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FCC and crypto firms are being hit in advanced phishing attacks using fake Okta logins

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Security researchers have observed a highly sophisticated phishing campaign targeting employees of the US Federal Communications Commission (FCC), as well as popular crypto exchanges Binance, Coinbase, Kraken, and Gemini.

The as-yet-unidentified threat actor is going after people’s login credentials for Okta, researchers from Lookout found.

First, they would create landing pages for logging into places like the FCC portal, or Binance. These landing pages would be seemingly identical to the authentic ones, and are hosted mostly on RetnNet (a Russian web hosting service which might be more tolerant to cybercrime than its Western peers).

More than 100 victims

To build out these pages, they would use a previously unknown phishing kit named CryptoChameleon. Besides the creation of landing pages, this kit also helps with calls, emails, and SMS messages that serve as the initial point of communication with the target. For example, the attackers would use it to “notify” the victim that Binance “spotted” a suspicious login, and to share a link to “secure” the account. The link would then lead the victim to the phishing site, where all of the necessary login credentials are harvested.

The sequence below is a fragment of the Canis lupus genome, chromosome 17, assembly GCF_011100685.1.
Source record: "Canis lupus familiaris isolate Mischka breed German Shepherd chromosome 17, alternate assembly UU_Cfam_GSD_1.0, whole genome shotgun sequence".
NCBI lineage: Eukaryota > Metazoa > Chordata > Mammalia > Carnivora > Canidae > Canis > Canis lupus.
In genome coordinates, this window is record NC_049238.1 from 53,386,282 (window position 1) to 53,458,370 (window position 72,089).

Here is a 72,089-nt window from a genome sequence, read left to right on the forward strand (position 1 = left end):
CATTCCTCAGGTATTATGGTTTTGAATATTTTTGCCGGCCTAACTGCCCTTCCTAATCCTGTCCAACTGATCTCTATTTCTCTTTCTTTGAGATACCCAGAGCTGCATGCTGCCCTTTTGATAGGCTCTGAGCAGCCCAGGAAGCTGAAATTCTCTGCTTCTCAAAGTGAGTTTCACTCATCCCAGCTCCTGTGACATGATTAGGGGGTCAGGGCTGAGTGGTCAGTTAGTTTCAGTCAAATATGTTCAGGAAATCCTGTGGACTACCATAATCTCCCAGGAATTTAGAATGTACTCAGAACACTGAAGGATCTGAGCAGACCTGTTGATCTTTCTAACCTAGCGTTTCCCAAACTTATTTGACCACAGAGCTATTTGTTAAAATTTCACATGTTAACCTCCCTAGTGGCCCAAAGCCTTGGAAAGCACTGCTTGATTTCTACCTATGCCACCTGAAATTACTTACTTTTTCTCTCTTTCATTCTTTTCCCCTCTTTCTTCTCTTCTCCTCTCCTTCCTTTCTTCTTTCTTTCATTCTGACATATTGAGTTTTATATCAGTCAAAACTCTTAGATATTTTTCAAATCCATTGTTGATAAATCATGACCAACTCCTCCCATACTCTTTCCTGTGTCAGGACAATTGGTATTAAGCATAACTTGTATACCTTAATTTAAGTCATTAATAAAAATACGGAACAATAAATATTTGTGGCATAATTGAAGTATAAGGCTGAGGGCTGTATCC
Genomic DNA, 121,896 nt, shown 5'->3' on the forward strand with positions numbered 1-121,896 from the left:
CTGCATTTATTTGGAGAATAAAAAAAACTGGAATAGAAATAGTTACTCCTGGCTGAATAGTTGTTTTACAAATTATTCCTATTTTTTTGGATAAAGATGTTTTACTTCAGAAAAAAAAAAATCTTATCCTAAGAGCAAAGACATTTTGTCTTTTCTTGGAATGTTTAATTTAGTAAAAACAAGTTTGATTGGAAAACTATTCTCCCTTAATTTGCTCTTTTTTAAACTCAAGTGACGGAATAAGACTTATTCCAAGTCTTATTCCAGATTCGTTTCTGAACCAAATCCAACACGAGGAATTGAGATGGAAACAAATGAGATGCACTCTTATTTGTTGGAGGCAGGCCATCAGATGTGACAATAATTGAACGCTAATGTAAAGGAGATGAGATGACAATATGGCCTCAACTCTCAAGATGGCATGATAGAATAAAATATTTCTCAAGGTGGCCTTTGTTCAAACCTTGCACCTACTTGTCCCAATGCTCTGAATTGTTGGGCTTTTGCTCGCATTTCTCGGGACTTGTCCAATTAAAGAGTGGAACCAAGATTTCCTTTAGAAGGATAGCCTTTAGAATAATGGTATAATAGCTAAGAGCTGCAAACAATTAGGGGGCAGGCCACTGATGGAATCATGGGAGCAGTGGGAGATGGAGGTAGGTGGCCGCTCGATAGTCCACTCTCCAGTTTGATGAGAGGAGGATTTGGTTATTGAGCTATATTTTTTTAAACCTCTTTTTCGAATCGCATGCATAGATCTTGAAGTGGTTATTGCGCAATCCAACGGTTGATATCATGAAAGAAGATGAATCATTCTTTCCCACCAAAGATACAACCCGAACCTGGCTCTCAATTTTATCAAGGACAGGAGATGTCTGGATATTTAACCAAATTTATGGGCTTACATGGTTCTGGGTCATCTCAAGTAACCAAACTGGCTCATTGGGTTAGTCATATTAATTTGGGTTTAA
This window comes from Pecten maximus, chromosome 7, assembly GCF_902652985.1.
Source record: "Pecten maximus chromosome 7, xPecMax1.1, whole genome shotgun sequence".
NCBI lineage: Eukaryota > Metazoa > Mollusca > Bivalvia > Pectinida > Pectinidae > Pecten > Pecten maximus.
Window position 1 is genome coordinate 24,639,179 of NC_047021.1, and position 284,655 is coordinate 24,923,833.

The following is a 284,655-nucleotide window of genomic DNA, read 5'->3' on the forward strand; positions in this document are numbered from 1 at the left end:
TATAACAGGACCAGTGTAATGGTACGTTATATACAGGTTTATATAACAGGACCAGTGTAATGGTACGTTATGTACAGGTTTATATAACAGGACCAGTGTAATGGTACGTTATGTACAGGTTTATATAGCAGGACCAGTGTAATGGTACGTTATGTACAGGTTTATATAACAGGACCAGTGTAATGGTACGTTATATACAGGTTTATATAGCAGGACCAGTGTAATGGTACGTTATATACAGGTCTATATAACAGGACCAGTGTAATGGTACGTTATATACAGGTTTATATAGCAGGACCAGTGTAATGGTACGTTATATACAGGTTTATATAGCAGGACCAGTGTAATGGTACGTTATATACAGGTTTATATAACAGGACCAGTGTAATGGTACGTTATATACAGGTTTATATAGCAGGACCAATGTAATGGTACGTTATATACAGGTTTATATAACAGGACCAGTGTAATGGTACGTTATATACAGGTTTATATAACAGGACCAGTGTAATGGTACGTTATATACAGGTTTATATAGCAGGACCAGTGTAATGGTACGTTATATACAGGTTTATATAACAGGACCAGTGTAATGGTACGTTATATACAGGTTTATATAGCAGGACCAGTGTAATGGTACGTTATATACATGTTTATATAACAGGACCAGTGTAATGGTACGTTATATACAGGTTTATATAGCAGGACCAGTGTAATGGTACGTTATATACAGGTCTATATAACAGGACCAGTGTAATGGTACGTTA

The attackers can also use the kit to relay multi-factor authentication (MFA) codes, and other one-time passcodes, to complete the login process. Once it’s done, the victim would either be redirected to the authentic login page, or to a secondary fraudulent page claiming the account is “under review”. This is done to buy more time for the attackers. 

"The sites seem to have successfully phished more than 100 victims, based on the logs observed," the researchers said. "Many of the sites are still active and continue to phish for more credentials each hour."

While the researchers couldn’t confirm the identities of the attackers, they said that the campaign greatly resembles the 2022 Oktapus campaign, which was conducted by Scattered Spider. The group is not known to be state-sponsored.

Via BleepingComputer

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